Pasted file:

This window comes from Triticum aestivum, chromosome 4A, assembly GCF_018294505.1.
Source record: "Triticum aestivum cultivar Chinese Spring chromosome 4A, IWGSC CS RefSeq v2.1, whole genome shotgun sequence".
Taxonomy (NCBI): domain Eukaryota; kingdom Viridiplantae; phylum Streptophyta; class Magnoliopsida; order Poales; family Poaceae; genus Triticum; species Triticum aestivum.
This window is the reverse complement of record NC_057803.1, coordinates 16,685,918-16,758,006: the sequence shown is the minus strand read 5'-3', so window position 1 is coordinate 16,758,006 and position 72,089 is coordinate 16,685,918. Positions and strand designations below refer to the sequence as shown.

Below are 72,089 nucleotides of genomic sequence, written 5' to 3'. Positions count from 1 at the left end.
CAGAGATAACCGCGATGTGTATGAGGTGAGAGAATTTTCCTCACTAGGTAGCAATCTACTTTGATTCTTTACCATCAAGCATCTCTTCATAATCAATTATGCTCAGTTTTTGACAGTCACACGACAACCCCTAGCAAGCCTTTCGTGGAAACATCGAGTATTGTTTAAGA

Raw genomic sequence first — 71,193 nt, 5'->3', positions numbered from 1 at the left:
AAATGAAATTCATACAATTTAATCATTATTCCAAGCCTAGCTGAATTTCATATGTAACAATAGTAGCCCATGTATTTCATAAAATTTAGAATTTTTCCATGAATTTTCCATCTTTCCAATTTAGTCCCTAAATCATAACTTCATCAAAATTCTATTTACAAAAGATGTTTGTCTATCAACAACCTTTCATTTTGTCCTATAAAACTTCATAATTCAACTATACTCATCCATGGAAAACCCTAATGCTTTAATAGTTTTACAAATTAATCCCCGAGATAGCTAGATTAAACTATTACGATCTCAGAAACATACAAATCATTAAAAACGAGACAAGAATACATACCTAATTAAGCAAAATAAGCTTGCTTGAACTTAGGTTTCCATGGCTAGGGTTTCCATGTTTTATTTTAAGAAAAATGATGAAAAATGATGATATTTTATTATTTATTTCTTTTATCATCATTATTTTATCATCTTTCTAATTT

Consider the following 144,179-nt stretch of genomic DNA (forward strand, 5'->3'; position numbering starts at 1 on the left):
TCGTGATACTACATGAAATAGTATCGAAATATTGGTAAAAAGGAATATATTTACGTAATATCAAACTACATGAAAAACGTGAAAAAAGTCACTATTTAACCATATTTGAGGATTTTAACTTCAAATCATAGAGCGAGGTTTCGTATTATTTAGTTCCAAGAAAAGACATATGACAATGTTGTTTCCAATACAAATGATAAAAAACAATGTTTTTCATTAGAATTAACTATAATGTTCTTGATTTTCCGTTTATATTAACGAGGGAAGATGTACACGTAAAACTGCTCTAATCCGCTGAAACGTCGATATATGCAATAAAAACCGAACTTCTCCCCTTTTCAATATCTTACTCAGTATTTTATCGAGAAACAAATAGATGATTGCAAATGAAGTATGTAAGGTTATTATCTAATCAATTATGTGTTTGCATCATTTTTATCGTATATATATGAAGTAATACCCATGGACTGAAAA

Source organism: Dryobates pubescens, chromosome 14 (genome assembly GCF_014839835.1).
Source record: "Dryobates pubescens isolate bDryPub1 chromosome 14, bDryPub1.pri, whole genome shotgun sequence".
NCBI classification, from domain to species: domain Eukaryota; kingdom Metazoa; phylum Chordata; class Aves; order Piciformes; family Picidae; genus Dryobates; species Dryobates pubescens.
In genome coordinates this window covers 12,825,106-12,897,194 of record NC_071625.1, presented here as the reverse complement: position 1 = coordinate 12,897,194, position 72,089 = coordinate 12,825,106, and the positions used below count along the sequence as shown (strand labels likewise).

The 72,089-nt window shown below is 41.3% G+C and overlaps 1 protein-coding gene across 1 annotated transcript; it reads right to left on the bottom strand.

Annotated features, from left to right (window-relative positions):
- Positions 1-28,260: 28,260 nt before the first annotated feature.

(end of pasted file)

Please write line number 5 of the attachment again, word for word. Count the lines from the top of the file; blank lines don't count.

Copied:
Below are 72,089 nucleotides of genomic sequence, written 5' to 3'. Positions count from 1 at the left end.